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Payroll Taxes, Firm Behavior, and Rent Sharing: Evidence from a Young Workers' Tax Cut in Sweden

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  • Emmanuel Saez
  • Benjamin Schoefer
  • David Seim

Abstract

This paper uses administrative data to analyze a large employer-borne payroll tax rate cut for young workers in Sweden. We find no effect on net-of-tax wages of young treated workers relative to slightly older untreated workers, and a 2–3 percentage point increase in youth employment. Firms employing many young workers receive a larger tax windfall and expand right after the reform: employment, capital, sales, and profits increase. These effects appear stronger in credit-constrained firms. Youth-intensive firms also increase the wages of all their workers collectively, young as well as old, consistent with rent sharing of the tax windfall.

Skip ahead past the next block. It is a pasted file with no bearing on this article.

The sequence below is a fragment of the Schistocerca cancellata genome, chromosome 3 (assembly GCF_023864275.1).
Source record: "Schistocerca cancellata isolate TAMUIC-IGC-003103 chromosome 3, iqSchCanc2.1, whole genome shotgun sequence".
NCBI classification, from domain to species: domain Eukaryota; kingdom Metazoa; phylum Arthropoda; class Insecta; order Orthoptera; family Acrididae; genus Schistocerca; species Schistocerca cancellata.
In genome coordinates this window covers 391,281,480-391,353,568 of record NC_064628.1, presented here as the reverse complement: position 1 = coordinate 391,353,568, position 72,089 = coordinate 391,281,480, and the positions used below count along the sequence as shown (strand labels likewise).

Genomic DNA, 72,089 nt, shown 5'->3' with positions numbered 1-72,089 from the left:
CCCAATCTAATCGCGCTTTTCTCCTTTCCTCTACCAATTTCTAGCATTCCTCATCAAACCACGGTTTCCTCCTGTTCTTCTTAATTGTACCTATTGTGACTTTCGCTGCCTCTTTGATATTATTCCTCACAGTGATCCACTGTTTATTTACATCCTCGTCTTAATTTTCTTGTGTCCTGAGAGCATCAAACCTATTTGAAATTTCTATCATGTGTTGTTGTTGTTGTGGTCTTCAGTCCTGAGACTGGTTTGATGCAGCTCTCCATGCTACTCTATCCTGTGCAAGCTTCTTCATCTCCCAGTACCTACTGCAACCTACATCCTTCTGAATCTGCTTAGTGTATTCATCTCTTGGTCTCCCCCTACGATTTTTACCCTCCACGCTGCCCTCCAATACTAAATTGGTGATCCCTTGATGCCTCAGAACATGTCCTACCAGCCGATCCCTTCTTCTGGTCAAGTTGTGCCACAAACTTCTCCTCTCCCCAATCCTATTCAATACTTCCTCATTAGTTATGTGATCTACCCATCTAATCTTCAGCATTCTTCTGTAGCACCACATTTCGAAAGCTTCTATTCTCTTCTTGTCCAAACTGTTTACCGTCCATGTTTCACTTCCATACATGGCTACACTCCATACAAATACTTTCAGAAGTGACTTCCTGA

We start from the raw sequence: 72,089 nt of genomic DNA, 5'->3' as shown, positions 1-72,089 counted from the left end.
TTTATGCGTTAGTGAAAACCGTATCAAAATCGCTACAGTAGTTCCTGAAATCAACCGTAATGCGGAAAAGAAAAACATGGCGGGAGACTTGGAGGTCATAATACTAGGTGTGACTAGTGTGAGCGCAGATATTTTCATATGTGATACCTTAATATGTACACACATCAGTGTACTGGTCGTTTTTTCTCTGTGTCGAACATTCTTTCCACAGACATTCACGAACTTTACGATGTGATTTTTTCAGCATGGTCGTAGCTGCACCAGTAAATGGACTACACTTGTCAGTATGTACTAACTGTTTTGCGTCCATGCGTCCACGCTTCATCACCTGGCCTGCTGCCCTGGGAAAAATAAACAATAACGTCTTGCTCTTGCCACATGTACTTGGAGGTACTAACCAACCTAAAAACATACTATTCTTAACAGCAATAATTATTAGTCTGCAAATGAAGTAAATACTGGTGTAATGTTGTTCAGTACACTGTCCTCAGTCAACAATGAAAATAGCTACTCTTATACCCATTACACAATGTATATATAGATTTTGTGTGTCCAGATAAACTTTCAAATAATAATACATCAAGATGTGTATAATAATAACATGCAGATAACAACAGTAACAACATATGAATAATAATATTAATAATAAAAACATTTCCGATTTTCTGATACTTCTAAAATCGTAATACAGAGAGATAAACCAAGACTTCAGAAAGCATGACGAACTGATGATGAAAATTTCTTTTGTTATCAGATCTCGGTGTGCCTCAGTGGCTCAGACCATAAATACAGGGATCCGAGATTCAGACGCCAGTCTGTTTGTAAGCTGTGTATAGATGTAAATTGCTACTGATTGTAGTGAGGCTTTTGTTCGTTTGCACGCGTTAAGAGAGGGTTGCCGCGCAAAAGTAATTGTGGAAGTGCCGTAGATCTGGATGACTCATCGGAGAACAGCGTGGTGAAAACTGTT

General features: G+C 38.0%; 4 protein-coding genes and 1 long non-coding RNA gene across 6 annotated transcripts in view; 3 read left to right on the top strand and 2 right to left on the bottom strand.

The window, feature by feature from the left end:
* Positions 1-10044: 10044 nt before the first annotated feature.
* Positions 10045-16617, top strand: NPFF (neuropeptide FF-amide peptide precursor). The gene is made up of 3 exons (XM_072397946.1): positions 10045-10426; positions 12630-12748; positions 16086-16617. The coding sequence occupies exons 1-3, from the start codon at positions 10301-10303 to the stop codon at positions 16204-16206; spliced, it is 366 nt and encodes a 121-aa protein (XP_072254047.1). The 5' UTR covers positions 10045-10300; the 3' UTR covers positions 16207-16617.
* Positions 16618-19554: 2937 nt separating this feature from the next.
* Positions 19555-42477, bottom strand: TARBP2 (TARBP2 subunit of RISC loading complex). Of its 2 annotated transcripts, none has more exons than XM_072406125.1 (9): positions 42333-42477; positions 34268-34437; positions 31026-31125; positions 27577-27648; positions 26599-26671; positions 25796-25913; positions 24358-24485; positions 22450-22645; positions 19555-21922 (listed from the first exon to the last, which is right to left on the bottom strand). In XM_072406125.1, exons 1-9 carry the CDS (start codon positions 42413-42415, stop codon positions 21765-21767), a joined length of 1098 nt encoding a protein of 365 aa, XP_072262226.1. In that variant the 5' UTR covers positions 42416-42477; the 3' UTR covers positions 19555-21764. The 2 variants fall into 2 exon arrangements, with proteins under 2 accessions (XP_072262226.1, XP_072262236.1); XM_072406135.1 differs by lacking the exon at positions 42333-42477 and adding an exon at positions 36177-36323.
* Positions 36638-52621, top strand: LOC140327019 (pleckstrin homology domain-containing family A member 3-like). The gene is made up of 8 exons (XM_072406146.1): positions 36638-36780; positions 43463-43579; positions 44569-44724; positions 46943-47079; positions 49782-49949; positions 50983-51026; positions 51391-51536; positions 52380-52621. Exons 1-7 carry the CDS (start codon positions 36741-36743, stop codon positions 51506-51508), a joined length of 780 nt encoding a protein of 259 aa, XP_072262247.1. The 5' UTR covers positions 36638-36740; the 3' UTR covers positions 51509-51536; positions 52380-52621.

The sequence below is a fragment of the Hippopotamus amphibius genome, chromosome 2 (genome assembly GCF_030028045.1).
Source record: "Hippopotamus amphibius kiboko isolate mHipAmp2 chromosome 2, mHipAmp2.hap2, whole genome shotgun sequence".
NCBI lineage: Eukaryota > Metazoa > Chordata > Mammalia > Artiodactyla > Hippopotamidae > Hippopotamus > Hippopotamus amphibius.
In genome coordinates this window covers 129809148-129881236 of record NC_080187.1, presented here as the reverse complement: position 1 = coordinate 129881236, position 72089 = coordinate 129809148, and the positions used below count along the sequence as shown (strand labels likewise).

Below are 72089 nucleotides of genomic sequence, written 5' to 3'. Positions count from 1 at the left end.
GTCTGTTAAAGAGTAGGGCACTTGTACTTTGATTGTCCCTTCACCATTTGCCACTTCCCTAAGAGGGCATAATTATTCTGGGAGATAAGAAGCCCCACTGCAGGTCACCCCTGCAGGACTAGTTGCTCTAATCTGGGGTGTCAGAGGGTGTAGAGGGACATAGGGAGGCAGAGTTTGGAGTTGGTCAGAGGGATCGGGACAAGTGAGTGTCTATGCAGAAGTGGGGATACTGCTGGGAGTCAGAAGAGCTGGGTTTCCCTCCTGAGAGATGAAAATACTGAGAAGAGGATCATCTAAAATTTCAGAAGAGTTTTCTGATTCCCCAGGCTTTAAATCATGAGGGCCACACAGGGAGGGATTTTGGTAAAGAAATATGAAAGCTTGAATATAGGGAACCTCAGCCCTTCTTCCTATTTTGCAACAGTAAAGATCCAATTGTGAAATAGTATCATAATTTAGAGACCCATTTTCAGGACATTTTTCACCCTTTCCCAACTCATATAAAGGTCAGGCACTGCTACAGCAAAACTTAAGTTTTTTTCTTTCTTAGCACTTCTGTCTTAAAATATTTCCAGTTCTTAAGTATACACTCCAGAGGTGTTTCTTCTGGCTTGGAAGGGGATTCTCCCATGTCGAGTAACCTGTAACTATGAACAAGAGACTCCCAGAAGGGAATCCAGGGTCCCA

Suggested Citation

  • Emmanuel Saez & Benjamin Schoefer & David Seim, 2019. "Payroll Taxes, Firm Behavior, and Rent Sharing: Evidence from a Young Workers' Tax Cut in Sweden," American Economic Review, American Economic Association, vol. 109(5), pages 1717-1763, May.
  • Handle: RePEc:aea:aecrev:v:109:y:2019:i:5:p:1717-63
    Note: DOI: 10.1257/aer.20171937
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    More about this item

    JEL classification:

    • H25 - Public Economics - - Taxation, Subsidies, and Revenue - - - Business Taxes and Subsidies
    • H32 - Public Economics - - Fiscal Policies and Behavior of Economic Agents - - - Firm
    • J13 - Labor and Demographic Economics - - Demographic Economics - - - Fertility; Family Planning; Child Care; Children; Youth
    • J23 - Labor and Demographic Economics - - Demand and Supply of Labor - - - Labor Demand
    • J31 - Labor and Demographic Economics - - Wages, Compensation, and Labor Costs - - - Wage Level and Structure; Wage Differentials
    • M51 - Business Administration and Business Economics; Marketing; Accounting; Personnel Economics - - Personnel Economics - - - Firm Employment Decisions; Promotions

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